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Simple probability question that I want to have work checked

  1. Aug 31, 2015 #1
    1. The problem statement, all variables and given/known data
    A manufacturing machine produces defects with a probability of 0.1%. How many parts must the machine produce to have a 99.9% chance of producing at least 1 defective part?

    2. Relevant equations

    P(A) + P(B) = 1

    3. The attempt at a solution

    A in this case is the machine produces at least one defective part
    B is the case when the machine produces all good parts

    The probability that the machine produces a good part in the first try is:
    P(B) = 1 - .001 = .999

    The probability that the machine produces two good parts consecutively is:
    P(B) = .999*.999 = .999^2

    So I assume the probability that the machine produces n good parts consecutively would be:
    P(B) = .999^n

    Therefore the probability that the machine produces at least 1 bad part part within n consecutive parts must be:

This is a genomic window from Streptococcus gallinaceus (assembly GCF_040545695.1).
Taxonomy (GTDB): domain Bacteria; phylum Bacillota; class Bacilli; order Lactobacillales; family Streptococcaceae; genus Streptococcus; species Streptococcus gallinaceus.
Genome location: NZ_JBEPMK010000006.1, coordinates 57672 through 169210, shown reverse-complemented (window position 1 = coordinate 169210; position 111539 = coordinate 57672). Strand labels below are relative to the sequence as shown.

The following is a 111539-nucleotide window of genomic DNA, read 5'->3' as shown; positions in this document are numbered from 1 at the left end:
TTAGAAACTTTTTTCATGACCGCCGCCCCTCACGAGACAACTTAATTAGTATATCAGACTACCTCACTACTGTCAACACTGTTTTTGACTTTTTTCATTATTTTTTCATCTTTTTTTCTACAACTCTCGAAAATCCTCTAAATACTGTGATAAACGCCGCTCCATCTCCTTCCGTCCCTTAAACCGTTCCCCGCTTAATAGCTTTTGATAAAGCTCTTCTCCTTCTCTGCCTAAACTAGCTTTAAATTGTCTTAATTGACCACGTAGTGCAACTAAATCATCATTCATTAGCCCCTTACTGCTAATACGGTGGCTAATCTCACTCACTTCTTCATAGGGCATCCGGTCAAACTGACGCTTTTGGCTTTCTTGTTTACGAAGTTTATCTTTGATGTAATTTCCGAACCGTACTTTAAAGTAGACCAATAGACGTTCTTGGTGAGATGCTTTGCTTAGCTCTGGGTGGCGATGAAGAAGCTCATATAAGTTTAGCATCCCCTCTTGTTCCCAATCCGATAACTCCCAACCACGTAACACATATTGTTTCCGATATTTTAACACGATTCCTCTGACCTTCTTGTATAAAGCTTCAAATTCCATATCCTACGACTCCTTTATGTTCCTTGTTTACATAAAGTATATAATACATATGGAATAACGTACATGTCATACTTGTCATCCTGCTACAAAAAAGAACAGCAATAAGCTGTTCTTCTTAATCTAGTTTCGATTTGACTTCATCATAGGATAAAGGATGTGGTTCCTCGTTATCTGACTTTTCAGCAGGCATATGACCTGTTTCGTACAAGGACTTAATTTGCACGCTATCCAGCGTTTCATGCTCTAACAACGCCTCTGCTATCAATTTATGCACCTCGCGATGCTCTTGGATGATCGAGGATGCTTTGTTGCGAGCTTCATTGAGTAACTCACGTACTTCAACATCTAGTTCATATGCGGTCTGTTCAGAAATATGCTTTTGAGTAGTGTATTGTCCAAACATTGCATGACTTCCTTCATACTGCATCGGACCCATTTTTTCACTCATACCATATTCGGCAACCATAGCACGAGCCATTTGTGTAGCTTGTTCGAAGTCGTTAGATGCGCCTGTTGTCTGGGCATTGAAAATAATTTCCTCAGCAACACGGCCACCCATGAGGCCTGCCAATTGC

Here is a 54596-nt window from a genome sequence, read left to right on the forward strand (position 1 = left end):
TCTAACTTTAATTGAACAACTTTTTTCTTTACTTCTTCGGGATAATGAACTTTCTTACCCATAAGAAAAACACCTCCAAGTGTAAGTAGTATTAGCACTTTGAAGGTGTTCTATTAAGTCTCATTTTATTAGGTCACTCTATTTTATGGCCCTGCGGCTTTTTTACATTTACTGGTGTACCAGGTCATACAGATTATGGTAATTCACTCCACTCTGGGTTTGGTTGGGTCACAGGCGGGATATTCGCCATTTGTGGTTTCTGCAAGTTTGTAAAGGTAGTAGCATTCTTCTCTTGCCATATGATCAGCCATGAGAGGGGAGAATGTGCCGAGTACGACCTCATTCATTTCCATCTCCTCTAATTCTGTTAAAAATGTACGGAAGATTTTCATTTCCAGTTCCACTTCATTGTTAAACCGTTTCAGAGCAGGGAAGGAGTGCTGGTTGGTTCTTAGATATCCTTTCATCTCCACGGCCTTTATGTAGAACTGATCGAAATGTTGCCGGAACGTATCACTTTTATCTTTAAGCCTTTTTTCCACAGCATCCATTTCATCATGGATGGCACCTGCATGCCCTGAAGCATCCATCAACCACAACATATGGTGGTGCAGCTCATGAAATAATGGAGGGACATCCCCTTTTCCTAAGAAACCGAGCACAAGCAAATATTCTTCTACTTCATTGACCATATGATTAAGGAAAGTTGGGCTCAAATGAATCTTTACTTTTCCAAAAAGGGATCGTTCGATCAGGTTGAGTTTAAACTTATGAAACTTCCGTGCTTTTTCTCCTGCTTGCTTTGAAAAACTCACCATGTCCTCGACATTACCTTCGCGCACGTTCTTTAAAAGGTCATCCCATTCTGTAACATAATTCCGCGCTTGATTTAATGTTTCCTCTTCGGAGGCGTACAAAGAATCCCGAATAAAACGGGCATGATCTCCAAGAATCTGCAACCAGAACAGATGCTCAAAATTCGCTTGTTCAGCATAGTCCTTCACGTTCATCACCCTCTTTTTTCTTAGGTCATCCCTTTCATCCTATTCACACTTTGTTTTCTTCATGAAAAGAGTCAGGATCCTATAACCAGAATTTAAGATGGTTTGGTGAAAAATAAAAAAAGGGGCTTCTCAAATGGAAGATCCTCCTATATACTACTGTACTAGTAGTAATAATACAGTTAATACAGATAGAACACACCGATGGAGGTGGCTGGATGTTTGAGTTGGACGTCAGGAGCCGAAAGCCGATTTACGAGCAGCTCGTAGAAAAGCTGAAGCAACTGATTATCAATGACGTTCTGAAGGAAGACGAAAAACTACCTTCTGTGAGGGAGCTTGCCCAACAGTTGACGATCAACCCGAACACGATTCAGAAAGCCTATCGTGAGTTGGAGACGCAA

P(A) = 1 - .999^n

    Using P(A) = .999 and solving for n.

    .999 = 1 - .999^n

    ln(.001)/(ln(.999) = n = 6904.3 = 6905 parts

    Does that make sense? That we need to produce 6905 parts to have a 99.9 percent chance of 1 defective part?
     
    Last edited: Sep 1, 2015
  2. jcsd
  3. Sep 1, 2015 #2

    Ray Vickson

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    Science Advisor
    Homework Helper

    The probability that all of the first ##n## parts are good is ##P_n = 0.999^n##, so the complement of that is the probability that not all of the first ##n## parts are good. Your use of the word "after" threw me; I would rather use the word "among" or "within", because that is exactly what the quantity ##1-P_n## would mean.

    Anyway, you computations make sense and are also correct.

    PS: why do you write in all bold font? It makes it look like you are shouting!
     
  4. Sep 1, 2015 #3
    Oops sorry. I clicked the space after the 3rd question, and everything after that came out bold. I just realized now that there is a formatting tool above. I'll edit that.
     
  5. Sep 1, 2015 #4
    Thanks for taking a look. :smile:
     
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